Seasonal and annual survival of adult Pacific brant

David H. Ward*, Eric A. Rexstad, James S. Sedinger, Mark S. Lindberg, Neil K. Dawe

*Corresponding author for this work

Research output: Contribution to journalArticlepeer-review

57 Citations (Scopus)


Declining mid-winter counts of Pacific brant (Branta bernicla nigricans) and reduced numbers of nesting birds on their main breeding grounds prompted us to assess factors that may be limiting recovery of this population. We estimated seasonal and annual survival rates of adult brant in 1986-93 from resightings of leg-banded birds. Brant were banded at a major colony on the Yukon-Kuskokwim Delta, Alaska (Y-K Delta) in 1986-92, and resighted there in 1987-93 as well as at major fall and spring migration and wintering areas in 1990-93. Seasonal survival was the same for males and females. Mean monthly survival rate was lowest (P ≤ 0.05) in late spring migration (15 Apr-1 Jun), the period of greatest subsistence harvest on the breeding grounds, and highest in winter (1 Jan-1 Mar), the period of greatest sport harvest. Annual survival rate did not vary among years (F = 0.51; 5, 718 df; P = 0.91) and averaged 0.840 (SE = 0.031) from 1986 to 1993. Subsistence harvest has contributed to low population levels of Pacific brant.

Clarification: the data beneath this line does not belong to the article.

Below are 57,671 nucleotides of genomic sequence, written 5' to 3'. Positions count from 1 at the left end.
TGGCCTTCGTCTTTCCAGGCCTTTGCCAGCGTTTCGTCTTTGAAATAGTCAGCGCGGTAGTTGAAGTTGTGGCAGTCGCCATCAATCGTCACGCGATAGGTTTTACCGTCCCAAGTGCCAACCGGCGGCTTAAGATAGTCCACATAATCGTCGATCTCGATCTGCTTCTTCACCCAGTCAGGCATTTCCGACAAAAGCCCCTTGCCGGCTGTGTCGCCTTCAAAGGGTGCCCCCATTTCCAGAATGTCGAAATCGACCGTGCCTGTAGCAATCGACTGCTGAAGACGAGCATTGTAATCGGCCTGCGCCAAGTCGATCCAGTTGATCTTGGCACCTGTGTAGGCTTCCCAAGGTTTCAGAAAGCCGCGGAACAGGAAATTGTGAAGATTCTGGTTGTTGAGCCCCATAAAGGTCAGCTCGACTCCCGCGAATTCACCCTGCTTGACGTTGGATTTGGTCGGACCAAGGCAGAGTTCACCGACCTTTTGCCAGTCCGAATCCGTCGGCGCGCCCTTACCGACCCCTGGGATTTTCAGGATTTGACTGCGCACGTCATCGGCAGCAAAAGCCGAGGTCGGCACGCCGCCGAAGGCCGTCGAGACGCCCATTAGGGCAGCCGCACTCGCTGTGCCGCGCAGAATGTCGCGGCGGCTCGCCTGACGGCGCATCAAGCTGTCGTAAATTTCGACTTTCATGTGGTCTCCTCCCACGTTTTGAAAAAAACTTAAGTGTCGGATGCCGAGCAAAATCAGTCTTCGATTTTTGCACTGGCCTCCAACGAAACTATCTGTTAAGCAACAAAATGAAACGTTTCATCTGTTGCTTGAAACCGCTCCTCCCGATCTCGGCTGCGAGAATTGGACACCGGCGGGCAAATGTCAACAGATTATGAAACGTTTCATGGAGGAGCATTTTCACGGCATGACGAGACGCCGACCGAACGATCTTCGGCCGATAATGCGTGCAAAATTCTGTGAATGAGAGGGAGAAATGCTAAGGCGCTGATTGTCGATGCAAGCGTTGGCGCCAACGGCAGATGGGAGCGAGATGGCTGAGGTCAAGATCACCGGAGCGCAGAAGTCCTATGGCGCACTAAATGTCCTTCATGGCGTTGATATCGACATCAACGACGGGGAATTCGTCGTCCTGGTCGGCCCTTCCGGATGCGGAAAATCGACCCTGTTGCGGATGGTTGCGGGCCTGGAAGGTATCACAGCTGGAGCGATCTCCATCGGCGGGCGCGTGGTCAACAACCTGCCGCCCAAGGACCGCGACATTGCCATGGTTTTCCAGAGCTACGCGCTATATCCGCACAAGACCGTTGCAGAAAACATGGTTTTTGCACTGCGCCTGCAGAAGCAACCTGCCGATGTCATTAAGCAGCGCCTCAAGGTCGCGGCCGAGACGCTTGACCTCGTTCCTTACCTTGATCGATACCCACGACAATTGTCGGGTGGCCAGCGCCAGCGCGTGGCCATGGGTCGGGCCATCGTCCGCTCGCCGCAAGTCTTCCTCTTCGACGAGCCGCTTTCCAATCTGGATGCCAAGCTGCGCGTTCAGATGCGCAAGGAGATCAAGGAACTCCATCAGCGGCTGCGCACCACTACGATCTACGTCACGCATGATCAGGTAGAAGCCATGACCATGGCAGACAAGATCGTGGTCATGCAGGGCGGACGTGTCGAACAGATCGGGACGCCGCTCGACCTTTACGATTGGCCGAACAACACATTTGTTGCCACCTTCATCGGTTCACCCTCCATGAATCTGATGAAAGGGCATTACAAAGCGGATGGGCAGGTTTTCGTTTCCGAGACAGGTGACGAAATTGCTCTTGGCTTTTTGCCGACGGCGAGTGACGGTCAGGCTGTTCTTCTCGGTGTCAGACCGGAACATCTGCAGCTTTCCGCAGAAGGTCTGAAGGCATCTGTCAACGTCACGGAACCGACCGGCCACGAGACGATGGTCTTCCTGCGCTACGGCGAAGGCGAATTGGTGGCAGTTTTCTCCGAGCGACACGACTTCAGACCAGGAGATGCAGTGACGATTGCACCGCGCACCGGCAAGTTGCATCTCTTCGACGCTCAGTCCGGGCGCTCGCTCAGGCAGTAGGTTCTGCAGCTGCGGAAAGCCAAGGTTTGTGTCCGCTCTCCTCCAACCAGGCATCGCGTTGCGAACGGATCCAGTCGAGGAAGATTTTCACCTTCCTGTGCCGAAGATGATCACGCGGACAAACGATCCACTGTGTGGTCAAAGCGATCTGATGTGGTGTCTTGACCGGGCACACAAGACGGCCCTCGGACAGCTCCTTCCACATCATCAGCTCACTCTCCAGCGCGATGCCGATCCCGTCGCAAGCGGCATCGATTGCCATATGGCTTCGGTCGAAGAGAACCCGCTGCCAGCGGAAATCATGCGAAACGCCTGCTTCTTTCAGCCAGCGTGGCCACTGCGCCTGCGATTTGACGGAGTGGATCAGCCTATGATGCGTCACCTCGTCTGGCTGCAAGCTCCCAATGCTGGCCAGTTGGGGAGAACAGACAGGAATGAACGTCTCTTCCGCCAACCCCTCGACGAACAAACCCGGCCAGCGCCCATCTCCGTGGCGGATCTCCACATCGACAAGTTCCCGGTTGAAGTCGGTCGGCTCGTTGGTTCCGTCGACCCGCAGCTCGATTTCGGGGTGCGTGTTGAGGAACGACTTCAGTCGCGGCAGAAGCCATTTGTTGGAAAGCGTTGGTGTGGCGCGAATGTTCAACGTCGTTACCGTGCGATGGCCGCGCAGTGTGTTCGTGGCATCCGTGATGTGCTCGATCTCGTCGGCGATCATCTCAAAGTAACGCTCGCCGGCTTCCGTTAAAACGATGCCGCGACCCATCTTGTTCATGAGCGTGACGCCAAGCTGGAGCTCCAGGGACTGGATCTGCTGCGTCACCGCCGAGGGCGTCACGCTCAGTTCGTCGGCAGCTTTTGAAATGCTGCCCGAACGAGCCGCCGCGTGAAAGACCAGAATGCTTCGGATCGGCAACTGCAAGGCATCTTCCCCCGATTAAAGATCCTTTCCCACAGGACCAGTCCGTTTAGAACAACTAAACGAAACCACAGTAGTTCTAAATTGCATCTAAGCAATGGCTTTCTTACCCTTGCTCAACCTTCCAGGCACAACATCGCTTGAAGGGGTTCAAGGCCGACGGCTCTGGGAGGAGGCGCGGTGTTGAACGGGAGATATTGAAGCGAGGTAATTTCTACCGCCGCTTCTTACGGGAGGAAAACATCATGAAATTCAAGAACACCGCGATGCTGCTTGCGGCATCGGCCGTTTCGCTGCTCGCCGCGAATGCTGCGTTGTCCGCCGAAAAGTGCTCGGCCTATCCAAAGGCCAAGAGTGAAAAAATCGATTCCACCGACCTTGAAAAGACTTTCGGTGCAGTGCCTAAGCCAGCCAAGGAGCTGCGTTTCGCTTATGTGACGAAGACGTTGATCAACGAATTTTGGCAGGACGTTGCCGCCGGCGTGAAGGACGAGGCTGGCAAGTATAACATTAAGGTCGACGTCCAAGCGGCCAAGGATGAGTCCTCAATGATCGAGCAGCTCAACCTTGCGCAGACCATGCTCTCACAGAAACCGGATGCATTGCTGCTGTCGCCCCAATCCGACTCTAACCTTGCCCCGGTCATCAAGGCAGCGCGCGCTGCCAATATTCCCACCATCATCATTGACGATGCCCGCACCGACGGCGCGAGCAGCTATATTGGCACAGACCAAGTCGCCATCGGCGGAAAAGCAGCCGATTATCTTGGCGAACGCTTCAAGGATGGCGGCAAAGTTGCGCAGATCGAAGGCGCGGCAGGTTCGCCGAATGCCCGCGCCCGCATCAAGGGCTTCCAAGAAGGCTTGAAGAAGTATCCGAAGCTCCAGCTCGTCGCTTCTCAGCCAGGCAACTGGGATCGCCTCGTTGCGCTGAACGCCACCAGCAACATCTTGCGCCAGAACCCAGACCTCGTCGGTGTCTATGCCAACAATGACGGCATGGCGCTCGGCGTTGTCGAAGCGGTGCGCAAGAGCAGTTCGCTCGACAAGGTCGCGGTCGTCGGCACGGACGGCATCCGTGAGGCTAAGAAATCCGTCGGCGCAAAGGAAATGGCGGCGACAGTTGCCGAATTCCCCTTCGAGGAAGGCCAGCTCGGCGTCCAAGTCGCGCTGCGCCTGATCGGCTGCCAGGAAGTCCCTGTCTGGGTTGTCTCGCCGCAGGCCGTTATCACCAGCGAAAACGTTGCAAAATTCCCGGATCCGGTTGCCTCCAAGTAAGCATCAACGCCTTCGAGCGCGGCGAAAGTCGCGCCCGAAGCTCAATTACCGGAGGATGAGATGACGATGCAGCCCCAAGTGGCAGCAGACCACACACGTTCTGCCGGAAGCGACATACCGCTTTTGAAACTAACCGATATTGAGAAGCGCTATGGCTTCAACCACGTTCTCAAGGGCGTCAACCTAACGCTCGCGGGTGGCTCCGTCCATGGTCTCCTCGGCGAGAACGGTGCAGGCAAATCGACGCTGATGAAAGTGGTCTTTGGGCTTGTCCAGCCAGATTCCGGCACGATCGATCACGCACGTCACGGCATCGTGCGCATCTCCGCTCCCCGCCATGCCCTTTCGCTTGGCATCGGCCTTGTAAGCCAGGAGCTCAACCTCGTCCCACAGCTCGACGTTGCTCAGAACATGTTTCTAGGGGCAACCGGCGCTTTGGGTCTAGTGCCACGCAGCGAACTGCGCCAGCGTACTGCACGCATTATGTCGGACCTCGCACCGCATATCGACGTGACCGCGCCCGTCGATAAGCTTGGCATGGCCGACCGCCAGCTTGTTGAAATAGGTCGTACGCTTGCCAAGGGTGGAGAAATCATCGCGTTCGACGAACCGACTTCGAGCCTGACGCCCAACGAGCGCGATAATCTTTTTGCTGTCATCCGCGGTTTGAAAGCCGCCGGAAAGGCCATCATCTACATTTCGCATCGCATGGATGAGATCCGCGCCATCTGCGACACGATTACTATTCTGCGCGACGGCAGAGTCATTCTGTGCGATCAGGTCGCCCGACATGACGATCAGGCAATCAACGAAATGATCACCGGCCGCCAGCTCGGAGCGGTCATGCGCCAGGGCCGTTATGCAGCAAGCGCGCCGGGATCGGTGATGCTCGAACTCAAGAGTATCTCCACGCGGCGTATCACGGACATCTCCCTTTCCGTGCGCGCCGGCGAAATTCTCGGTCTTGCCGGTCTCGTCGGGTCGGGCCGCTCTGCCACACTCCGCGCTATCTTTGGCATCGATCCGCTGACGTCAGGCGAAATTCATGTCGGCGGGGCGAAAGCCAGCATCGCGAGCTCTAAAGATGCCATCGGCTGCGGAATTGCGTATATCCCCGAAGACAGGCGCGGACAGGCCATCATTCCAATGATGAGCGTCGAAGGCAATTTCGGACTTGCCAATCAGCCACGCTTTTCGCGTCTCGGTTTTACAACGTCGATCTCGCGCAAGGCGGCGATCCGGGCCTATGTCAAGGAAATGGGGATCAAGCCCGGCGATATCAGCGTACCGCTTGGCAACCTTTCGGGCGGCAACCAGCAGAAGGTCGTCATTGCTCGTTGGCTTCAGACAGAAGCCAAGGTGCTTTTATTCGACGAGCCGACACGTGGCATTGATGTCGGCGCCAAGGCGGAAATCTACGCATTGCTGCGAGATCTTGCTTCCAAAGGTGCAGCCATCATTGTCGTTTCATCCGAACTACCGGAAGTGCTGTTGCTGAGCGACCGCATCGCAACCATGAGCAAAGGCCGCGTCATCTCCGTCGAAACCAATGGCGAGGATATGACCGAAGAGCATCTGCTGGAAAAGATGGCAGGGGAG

Original languageEnglish
Pages (from-to)773-781
Number of pages9
JournalJournal of Wildlife Management
Issue number3
Publication statusPublished - 1 Jan 1997


  • Alaska
  • Brant
  • Branta bernicla nigricans
  • Harvest
  • Mark-recapture
  • Mexico
  • Migration
  • Mortality
  • Overdispersed data
  • Survival


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